Mary Ann Murray

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OBJECTIVE This study examined 1) whether the benefits of mothers' and fathers' accepting relationships with their adolescents regarding diabetes control were due to parental monitoring and 2) how parents together may provide sufficient acceptance and monitoring for diabetes management. RESEARCH DESIGN AND METHODS Adolescents aged 10-14 years with type 1(More)
OBJECTIVES To examine how perceptions of parental responsibility for diabetes management are associated with age, pubertal status, adolescents' self-efficacy, and parental perceptions of adolescents' efficacy, and if parental responsibility is associated with better metabolic control as a function of adolescents' self-efficacy and parental perceptions of(More)
Children and adolescents with poorly controlled type 1 diabetes mellitus (T1DM) are at risk for decreased bone mass. Growth hormone (GH) and its mediator, IGF-1, promote skeletal growth. Recent observations have suggested that children and adolescents with T1DM are at risk for decreased bone mineral acquisition. We examined the relationships between(More)
OBJECTIVE The purpose of this study was to examine whether perceptions of physician recommendations about maternal involvement in adolescent diabetes management are associated with children's reports of mothers' involvement during the subsequent week. RESEARCH DESIGN AND METHODS Youth with type 1 diabetes (aged 10-15 years) and mothers completed scales(More)
Measures of disease severity are required as experimental, control and outcome variables in studies of the psychosocial aspects of physical illness. The Endstage Renal Disease Severity Index (ESRD-SI) was developed for these purposes during a prospective study of patient adjustment to dialysis and endstage renal disease (ESRD). It was found to have adequate(More)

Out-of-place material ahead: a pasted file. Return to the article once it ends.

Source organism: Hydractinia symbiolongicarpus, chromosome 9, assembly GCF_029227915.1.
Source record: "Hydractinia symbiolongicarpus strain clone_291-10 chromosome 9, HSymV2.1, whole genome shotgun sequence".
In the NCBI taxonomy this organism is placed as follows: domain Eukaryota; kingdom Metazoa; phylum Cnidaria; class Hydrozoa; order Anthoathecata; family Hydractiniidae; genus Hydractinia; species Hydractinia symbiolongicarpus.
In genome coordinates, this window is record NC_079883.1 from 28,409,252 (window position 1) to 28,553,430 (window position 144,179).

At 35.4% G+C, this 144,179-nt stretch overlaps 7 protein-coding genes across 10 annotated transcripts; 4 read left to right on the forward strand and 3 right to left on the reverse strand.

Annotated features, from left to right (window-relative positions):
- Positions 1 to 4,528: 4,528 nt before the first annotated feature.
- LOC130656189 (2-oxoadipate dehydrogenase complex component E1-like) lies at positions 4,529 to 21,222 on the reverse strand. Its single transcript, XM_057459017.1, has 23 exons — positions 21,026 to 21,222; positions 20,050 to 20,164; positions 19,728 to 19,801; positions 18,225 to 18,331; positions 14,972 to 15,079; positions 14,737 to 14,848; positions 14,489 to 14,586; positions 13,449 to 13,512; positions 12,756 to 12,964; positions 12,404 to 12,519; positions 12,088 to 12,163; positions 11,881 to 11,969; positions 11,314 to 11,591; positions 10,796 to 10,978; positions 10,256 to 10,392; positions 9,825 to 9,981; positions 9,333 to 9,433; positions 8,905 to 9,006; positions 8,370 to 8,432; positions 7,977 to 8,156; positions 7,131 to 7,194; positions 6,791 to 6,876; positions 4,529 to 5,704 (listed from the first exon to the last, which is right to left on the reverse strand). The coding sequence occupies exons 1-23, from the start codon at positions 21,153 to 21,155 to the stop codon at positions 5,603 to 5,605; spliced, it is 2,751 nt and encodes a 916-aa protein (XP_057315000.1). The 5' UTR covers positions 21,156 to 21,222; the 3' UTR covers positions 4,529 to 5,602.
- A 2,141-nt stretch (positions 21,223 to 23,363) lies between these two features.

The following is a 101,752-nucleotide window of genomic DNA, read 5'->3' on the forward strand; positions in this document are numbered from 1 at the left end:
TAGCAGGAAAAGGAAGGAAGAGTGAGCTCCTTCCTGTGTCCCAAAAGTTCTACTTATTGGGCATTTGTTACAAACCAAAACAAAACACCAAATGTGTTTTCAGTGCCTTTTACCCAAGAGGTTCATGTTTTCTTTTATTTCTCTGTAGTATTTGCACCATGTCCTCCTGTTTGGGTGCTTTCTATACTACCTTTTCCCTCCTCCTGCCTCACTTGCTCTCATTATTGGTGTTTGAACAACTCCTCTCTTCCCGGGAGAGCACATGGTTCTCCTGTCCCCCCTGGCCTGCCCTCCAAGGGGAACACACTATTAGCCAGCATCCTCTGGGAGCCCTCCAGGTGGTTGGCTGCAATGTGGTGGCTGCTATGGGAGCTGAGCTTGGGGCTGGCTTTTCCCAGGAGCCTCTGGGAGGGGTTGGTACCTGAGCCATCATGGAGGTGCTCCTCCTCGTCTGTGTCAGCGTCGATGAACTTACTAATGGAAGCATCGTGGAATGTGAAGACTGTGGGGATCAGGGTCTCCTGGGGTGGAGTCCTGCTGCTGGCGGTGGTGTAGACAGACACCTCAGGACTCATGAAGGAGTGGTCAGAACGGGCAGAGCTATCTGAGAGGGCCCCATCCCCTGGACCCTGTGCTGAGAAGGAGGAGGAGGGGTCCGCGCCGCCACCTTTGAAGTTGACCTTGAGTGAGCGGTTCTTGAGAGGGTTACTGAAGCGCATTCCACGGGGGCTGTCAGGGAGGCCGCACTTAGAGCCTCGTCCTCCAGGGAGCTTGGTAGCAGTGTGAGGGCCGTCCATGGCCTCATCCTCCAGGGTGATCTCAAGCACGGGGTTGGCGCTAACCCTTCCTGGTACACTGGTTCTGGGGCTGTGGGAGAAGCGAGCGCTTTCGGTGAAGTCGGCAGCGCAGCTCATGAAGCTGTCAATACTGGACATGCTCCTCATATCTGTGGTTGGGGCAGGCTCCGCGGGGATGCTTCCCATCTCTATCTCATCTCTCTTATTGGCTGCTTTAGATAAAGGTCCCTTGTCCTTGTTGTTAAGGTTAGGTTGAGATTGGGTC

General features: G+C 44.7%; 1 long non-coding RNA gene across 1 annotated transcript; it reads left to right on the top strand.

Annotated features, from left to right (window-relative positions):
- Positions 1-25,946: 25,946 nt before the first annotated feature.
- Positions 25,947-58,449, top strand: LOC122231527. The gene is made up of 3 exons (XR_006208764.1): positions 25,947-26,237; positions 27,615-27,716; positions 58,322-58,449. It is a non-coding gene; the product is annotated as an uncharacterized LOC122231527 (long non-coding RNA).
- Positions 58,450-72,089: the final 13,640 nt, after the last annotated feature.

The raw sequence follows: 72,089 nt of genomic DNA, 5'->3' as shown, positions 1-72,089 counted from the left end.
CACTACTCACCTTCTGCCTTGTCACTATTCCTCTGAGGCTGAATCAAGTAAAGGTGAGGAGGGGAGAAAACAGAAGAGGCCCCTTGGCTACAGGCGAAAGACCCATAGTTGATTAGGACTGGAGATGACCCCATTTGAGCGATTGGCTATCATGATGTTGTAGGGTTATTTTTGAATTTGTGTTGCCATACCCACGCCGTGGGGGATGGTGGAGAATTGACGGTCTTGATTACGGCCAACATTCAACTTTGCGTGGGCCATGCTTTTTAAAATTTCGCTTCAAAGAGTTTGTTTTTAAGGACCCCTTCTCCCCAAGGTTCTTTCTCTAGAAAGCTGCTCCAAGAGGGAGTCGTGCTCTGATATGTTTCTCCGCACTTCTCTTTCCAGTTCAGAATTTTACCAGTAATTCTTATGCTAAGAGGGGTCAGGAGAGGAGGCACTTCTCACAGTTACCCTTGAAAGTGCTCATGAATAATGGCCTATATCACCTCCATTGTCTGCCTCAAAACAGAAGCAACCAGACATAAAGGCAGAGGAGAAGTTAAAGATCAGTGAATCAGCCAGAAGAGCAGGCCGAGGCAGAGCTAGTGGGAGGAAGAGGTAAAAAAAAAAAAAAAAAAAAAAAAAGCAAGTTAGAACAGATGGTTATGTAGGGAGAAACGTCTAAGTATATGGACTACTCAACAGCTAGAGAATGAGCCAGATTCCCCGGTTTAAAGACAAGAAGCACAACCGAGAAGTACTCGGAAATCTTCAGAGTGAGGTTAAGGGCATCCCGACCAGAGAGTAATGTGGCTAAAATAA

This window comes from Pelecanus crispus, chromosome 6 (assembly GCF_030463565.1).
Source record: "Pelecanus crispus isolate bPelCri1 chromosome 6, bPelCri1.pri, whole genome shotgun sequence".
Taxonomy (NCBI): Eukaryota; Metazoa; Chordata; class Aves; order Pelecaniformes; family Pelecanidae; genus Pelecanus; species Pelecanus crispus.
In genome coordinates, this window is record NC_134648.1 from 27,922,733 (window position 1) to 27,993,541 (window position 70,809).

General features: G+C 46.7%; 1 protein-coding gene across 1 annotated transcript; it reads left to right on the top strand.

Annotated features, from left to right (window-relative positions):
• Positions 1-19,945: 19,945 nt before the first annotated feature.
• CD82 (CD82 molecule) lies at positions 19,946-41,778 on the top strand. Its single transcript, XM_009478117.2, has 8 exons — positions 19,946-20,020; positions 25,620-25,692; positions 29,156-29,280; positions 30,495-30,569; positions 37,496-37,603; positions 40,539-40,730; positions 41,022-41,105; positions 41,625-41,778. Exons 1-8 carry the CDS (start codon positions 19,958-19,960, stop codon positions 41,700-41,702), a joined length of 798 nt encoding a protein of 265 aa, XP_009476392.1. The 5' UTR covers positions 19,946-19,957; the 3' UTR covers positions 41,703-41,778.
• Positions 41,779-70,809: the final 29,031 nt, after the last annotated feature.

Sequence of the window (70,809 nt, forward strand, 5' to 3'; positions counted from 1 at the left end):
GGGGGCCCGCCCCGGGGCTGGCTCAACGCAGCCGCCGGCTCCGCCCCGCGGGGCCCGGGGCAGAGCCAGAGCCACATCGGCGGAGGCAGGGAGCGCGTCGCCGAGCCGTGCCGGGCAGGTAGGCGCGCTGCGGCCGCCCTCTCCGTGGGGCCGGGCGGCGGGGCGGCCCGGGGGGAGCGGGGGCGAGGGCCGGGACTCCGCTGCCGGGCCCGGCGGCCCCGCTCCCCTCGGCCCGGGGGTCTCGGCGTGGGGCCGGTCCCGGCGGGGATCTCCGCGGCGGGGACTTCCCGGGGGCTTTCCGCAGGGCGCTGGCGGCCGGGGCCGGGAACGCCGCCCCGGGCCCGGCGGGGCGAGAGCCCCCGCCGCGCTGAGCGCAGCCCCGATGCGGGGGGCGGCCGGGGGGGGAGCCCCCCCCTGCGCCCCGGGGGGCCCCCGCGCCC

Tested the buffering model of social support among 158 adults with diabetes. We predicted that, among patients with higher levels of illness-related impairment, adequate social support would act as a buffer against depression. Measures included the Beck Depression Inventory; the Sickness Impact Profile; and an assessment of the adequacy of social support to(More)
Intentional undertreatment with insulin was found to be a common method of inducing weight loss or preventing weight gain in female adolescents with insulin-dependent diabetes mellitus (IDDM) and eating disorders. More than half of those with eating disorders intentionally omitted insulin to produce hyperglycemia and weight loss. Individuals with eating(More)
OBJECTIVE To examine whether individual differences and intraindividual (within-person day-to-day) fluctuations in late adolescents' self-regulation were associated with daily adherence to the type 1 diabetes regimen.  METHODS  110 school seniors (M age = 17.78 years) and their mothers assessed adolescents' skills underlying self-regulation (executive(More)
OBJECTIVE To examine whether adolescents' and parents' perceptions of patient-centered communication (PCC) with the physician may be associated with aspects of patient empowerment (e.g., perceptions of competence) and diabetes management (i.e., adherence and HbA1c). METHODS One hundred and ninety adolescents with type 1 diabetes and their parents rated(More)
OBJECTIVES Good glycemic control is an important goal of diabetes management. Late adolescents with type 1 diabetes (T1D) are at risk for poor glycemic control as they move into young adulthood. For a subset of these patients, this dysregulation is extreme, placing them at risk for life-threatening health complications and permanent cognitive declines. The(More)